The World of Rome

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Meridian, 1987 - History - 349 pages
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A brilliant survey of the conquests and culture of the Romans from 133 BC to AD 217--an era of unparalleled power when Rome made its greatest impact on the world.

In this fresh, original interpretation of Roman history and culture, a distinguished classical scholar surveys the people and events that shaped the Roman Empire--the greatest structure of imperial government the world has ever known.

Michael Grant re-creates the life and the era with its vital mixture of Italian, Greek, Near Eastern, and barbarian influences and its startling incongruities--citizen and slave, art and astrology, circus and senate, decadence and devoted patriotism. He portrays the dynamic culture which generated Roman literature, philosophy, and law, and shows how imperial administration and ideas of citizenship became the basis for the future nation-states in the western provinces. He sums up his fascinating study with a salute to Rome, the paterfamilias of the western world.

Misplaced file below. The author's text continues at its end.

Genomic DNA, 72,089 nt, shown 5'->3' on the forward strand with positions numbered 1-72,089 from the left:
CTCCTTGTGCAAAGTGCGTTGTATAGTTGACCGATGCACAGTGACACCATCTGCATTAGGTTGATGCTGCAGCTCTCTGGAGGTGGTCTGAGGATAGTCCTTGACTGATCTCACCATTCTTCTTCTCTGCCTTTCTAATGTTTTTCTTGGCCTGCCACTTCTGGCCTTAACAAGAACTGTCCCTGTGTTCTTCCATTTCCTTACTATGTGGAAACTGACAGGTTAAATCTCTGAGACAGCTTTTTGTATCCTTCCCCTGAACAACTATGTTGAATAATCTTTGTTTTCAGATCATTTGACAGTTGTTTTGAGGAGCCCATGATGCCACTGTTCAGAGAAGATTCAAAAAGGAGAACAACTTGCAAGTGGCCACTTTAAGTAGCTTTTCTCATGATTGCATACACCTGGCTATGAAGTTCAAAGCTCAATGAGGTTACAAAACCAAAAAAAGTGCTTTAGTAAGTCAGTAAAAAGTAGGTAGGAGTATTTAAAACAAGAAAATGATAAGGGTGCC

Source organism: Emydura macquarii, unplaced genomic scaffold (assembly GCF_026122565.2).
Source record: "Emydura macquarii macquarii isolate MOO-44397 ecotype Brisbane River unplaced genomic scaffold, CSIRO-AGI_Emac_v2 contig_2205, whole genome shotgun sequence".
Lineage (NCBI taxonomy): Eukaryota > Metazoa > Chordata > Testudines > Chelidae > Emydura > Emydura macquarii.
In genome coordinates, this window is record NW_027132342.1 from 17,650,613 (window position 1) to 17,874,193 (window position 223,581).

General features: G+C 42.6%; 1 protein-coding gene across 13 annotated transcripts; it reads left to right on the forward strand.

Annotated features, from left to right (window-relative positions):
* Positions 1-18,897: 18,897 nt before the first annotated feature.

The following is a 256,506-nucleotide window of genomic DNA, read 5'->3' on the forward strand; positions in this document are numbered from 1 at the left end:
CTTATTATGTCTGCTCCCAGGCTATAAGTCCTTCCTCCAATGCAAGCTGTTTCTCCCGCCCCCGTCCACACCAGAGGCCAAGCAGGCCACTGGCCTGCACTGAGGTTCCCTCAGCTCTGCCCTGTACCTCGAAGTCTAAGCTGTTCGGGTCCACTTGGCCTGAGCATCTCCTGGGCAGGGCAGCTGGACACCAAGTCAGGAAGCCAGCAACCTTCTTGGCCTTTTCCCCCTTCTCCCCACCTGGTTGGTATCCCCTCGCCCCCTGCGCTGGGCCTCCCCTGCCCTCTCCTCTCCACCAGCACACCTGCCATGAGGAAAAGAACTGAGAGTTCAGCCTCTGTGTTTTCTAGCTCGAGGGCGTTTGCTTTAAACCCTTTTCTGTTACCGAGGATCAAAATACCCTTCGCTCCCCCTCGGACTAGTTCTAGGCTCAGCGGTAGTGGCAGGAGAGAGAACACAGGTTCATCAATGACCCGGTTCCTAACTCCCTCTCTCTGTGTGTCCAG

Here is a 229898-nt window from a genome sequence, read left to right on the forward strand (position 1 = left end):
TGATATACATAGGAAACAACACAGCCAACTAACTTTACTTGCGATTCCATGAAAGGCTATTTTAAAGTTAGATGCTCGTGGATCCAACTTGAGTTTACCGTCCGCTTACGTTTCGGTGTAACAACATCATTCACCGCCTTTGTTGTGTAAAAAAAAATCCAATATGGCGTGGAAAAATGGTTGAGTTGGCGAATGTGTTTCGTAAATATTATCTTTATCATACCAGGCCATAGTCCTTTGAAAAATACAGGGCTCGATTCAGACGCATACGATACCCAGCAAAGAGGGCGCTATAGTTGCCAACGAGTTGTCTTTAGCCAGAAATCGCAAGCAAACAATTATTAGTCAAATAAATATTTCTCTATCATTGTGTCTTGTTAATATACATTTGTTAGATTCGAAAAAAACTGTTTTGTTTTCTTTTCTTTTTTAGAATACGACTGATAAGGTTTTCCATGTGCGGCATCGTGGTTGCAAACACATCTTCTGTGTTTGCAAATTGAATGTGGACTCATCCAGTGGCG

"Scholarly and exciting . . . After reading this illuminating account of the prevalent conditions, beliefs and superstitions, we feel that we know how the ordinary people really lived and felt."--New York Times Book Review

With more than 150 illustrations.

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User Review  - SnowcatCradle - LibraryThing

Michael Grant's The World of Rome may look stuffy and long-winded, but the truth is that this book offers an excellent, and comparably concise, introduction to most pertinent aspects of Roman culture ... Read full review



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About the author (1987)

Michael Grant was a historian whose over forty publications on ancient Rome and Greece popularised the classical and early Christian world. He studied at Trinity College, Cambridge, served in intelligence and as a diplomat during the Second World War, and afterwards became deputy director of the British Council's European division, when he also published his first book. He later returned to academia, teaching at Cambridge and Edinburgh, and serving as Vice Chancellor at the University of Khartoum and at Queen's University, Belfast. He died in 2004.

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